How SuperMighty helps game studios make money (hint: charity) - Technical.ly Philly

Business

Sep. 11, 2014 8:29 am

How SuperMighty helps game studios make money (hint: charity)

Ty Burrowbridge and Gavin Potts shut down the digital agency they founded to start a new venture built around a clever idea: tying in-game purchases to charitable donations.

Inside SuperMighty's Old City office.

(Photo courtesy of SuperMighty)

Game developers have a hard time monetizing their games.

Take, for example, the fact that about .15 percent of mobile gamers contribute to 50 percent of all the in-game purchases in free games. For game studios to make money, they have to turn players into purchasers, said one analytics professional.

SuperMighty is tackling that problem with charity.

The new Old City company ties in-game purchases to charitable donations. Buy this $5.99 item and you’ll also buy 252 gallons of water for someone in a developing country, the sell goes.

The hope is that the charitable connection gives players an incentive to make their first purchase.

The company’s first trial, with a game developed by a studio in Salt Lake City, Utah, resulted in a more than 200 percent increase in sales, according to SuperMighty. The company partnered with charity: water to make the donations. SuperMighty takes a transaction fee (which they declined to disclose) on each sale of the charitable item, and game developers choose how much of the proceeds will go to the charity (the minimum is 25 percent but so far the developers have chosen to donate 100 percent, said cofounder Ty Burrowbridge).

SuperMighty was founded by Burrowbridge, 32, and Gavin Potts, 29, who founded digital agency Faculty Creative, and Sean Legnini, 25, who leads the company’s social good efforts. Burrowbridge and Potts shut down Faculty Creative earlier this year after an “existential moment” when they decided against taking a big contract.

We knew at that moment we had a chance to become the agency we never wanted to be,” Burrowbridge wrote in an email. “So we walked. We left a pile of money on the table.”

Advertisement

SuperMighty, which is headquartered in the same building as Rick Nucci’s startup Guru (32 Strawberry St.), is now working with local game companies, including Ghost Crab Games. They’ve also sponsored a game jam at Philly Dev Night.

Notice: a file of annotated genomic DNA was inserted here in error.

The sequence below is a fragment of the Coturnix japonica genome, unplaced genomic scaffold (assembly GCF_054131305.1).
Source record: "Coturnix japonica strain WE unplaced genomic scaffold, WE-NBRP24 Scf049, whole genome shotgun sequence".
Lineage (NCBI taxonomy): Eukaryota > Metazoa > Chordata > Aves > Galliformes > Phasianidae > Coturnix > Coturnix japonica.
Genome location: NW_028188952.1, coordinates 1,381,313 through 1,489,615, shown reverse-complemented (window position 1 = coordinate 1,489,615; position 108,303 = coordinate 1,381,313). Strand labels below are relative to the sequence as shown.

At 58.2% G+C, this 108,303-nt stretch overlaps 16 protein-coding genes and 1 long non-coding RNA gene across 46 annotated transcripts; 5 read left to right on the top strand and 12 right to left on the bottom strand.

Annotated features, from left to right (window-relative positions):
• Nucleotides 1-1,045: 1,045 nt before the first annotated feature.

One of the next moves is to build out the board for “The Mighty Foundation,” the nonprofit arm of the company that will distribute money to charities, Burrowbridge said. Right now, SuperMighty is running The Mighty Foundation.

-30-
JOIN THE COMMUNITY, BECOME A MEMBER
Already a member? Sign in here

Advertisement

Inside ROAR for Good’s pivot to B2B

SEED-SPOT is bringing its startup launchpad back to Philly

N3rd Street Gamers to open massive esports hive in Denver

SPONSORED

Philly

Why working with the University City Science Center was a game changer for 4 Philly startups

Philadelphia

Perpay

UX Designer

Apply Now
Chesterbrook, PA

Deacom

Inside Sales Representative

Apply Now
Horsham, PA

Penn Mutual

Software Engineer-Java

Apply Now

Here’s why Minecraft matters for Philly public schools

SEED SPOT wants to be the safe space where your (finally) pitch your company

This accelerator for startups focused on ‘financial resilience’ is coming to Philly

SPONSORED

Philly

Take a peek at the opportunities popping up at PromptWorks

Ambler, PA

IntegriChain

Data Engineer

Apply Now
Center City

Inspire

Product Manager – Sales Tools

Apply Now
Center City

Inspire

Member Experience Specialist

Apply Now

Sign-up for daily news updates from Technical.ly Philadelphia

Do NOT follow this link or you will be banned from the site!